Noel Gallagher, Damon Albarn, Graham Coxon and Paul Weller took the stage in London for the Teenager Cancer Trust give to play Blur’s “Tender.” I wish I had seen it and hope to hear a good quality copy of the performance. Pretty cool.
Van Halen fans, “Get ready” says David Lee Roth. Diamond Dave apparently tweeted those two words recently, leaving everyone to assume that Van Halen’s first album in 13 years, and the first recorded with Dave in 28 years, is soon to be released.
Mark Tremonti from Creed was recently invited to 5150 studio by Wolfgang Van Halen and this is what he had to say:
Describing more about the experience, Mark says, ‘Wolfie asked if me and my buddy Eric wanted to go checkout rehearsals the next day over at his dad’s house. And I said (laughs) “Of course!” (laughs) So he picked me up the next day and we drove to this big, gated home and we get to 5150 studios. It was just me, my buddy Eric, Wolfie and Eddie in one room, and then Alex was in the other room behind some plexiglass, and then they played down the entire new album. What makes it so great is that they took what they could from all their old demos back in the ’80’s and pretty much did what they could to create songs out of old ideas, so it sounds like vintage Van Halen. Musically it sounds in the [early ’80’s] era. I didn’t hear any vocals — David was not there. It was just the three of them and the music sounded like very authentic, old school Van Halen. It was a just a crazy experience to sit there and watch. Eddie was four feet from me, and Wolfie was on the other side. The guys were very excited to be doing what they’re doing.
Rumors abound that the album is slated for release in the next couple of months — I’ve heard early fall — and it was mentioned on WRIF (101.1 FM, Detroit) today that the Van Halen release may coincide with the release of the next Chickenfoot single. [What is a “single” in these days of internet downloading?] That reminds me of the old Oasis/Blur bit of going head-to-head with singles releases.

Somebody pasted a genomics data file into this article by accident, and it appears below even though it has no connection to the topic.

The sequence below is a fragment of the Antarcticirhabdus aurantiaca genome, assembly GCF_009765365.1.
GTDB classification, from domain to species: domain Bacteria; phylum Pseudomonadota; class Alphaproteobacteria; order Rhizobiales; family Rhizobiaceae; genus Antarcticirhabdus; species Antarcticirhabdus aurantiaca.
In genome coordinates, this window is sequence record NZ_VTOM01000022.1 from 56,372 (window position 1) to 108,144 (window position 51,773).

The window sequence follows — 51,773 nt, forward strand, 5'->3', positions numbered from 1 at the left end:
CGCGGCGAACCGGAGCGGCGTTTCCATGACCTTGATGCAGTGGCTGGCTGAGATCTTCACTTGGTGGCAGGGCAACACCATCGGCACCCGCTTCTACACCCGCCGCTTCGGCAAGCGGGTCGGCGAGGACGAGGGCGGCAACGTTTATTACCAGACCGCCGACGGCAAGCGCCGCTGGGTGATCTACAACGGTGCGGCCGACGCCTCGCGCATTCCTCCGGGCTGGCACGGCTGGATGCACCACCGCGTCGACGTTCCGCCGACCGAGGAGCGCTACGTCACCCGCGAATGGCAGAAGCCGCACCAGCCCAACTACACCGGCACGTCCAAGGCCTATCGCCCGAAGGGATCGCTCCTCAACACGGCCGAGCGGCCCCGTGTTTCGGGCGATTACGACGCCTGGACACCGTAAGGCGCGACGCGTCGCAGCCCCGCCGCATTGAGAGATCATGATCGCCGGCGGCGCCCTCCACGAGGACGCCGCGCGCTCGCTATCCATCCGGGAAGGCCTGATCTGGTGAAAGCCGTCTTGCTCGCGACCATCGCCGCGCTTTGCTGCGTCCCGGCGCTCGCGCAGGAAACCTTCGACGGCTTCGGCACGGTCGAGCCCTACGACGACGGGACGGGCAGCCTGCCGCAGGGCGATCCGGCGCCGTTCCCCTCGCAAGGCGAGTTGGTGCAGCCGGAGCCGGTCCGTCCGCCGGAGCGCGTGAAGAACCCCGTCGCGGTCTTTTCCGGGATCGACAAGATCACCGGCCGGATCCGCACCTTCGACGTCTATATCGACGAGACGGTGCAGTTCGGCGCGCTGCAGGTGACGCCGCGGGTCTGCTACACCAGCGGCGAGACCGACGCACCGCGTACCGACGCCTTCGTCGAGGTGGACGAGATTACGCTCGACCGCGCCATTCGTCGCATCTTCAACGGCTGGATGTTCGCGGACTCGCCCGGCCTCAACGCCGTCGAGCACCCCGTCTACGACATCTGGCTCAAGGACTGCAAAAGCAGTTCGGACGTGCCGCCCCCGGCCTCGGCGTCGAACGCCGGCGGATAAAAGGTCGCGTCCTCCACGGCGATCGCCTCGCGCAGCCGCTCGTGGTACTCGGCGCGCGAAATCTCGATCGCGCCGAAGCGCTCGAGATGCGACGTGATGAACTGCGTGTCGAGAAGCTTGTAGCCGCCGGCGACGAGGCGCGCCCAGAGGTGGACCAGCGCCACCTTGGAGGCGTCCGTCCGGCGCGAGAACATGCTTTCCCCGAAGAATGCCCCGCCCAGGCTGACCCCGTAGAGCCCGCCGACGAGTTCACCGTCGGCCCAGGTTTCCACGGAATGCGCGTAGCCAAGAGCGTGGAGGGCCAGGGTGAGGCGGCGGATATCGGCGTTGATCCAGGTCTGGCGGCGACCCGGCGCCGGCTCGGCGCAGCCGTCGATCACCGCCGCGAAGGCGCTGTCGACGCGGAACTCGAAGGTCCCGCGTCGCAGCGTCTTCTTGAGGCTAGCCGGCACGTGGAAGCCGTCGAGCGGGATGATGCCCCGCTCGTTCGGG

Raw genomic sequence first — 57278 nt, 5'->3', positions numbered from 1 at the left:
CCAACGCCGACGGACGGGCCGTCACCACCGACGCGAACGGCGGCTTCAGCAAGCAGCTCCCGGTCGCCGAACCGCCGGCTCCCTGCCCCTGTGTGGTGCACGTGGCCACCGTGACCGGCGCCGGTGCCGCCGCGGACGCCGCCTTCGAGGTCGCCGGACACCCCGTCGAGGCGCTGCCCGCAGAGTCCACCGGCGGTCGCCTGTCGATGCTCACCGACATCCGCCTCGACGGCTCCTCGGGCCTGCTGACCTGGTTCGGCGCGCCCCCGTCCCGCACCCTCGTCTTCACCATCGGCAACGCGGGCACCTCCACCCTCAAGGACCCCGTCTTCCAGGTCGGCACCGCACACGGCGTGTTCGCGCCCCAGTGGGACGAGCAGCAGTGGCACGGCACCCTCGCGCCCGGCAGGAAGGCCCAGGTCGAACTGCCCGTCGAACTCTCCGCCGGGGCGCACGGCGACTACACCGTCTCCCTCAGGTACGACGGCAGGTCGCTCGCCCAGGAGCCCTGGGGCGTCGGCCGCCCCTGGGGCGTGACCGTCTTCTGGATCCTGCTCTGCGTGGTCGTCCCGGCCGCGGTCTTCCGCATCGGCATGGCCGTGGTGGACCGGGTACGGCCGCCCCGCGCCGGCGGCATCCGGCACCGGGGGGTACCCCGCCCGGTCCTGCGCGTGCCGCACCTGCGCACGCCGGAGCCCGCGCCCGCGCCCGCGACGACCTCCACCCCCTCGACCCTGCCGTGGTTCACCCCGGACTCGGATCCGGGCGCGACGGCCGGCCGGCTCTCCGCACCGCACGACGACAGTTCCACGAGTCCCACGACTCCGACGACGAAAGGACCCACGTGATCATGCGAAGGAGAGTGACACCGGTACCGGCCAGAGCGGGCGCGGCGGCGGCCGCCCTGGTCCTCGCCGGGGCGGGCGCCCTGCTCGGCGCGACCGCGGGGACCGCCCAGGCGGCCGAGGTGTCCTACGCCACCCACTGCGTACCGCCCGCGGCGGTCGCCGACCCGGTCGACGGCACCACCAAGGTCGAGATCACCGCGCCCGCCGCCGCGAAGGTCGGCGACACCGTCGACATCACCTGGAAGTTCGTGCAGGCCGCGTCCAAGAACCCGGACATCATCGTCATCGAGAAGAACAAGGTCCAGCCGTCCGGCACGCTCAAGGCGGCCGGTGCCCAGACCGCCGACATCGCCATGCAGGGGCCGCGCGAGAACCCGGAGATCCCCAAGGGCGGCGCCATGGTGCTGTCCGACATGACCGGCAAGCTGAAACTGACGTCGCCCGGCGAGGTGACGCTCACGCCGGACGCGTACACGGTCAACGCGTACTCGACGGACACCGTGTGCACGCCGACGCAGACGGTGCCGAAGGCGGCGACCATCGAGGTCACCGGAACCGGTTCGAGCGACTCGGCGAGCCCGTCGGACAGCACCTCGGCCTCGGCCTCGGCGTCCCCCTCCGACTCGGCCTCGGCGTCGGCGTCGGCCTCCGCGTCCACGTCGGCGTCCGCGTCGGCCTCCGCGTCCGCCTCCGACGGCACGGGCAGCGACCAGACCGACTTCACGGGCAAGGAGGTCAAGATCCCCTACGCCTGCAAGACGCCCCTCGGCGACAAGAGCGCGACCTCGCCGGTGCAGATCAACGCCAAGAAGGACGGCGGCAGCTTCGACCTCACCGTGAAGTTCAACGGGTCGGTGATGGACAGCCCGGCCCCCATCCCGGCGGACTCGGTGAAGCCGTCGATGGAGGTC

Hopefully this happens sooner rather than later. I avoided seeing Van Halen on the last tour because I didn’t much feel like watching some nostalgia show. I didn’t want to see Van Halen become what the Beach Boys have been for 30-some years; a band that tours on the strength of songs that were hits before a lot you young’ins were even born. If they have fresh material and it’s good, then let’s talk tour!
You thought rock opera died with Quadrophenia or, perhaps, Queensryche’s Operation: Mindcrime. You were wrong…partially at least.
For the last few months I’ve pretty much ignored the big ad on the back of my Mojo magazines for Monkey Journey to the West, the most recent multi-media project from Damon Albarn and Jamie Hewett, collaboratively known for their Gorillaz projects.
The wiki entry for the project reads (in part)
Monkey: Journey to the West is a stage adaptation of the 16th Century Chinese novel Journey to the West, by Wu Cheng’en. It was conceived and created by the Chinese actor and director Chen Shi-zheng, together with the British musician Damon Albarn and British artist Jamie Hewlett. However, the original idea came from Jean-Luc Choplin, head of the Chatelet Theatre in Paris
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Billed as a “circus opera“, the show is Hewlett and Albarn’s first major collaboration since Gorillaz. Albarn composed the musical score while Hewlett designed the visual concept, set and costumes. The adaptation for stage has been written by Shi-zheng, who also directs the production. Dramaturgy is by David Greenspan. The show features Chinese singers and 70 Chinese acrobats and martial artists. The orchestra put together for the production includes members of the UK Chinese Music Ensemble (led by Cheng Yu), Demon Strings and Sense of Sound.
In addition to the production, the Manchester International Festival also ran a programme of educational workshops in local schools, in partnership with the Chinese Arts Centre. In the programme, local children were introduced to the tale of Journey to the West, and learnt about various aspects of Chinese culture, music and dance, including mask-making, puppet-making, Tai Chi and Kung Fu.
Hewlett and Albarn included characters from Monkey: Journey to the West in an animation sequence titled “Journey to the East.” The BBC used the sequence to introduce coverage of the 2008 Summer Olympics, held in Beijing
Here’s the feature one trailer
I was really surprised to find this project was that ambitious, that expansive. In the strictest sense, it’s not a rock and roll opera. In fact, it’s more truly a multi-media version of traditional Chinese opera. With Albarn involved, there are definitely rock elements. Regardless of how one might label it, the project, to me, is stunning in its daringness. It’s outside the box (to borrow the overused corporate cliche.) To me, that makes it worth a look or listen.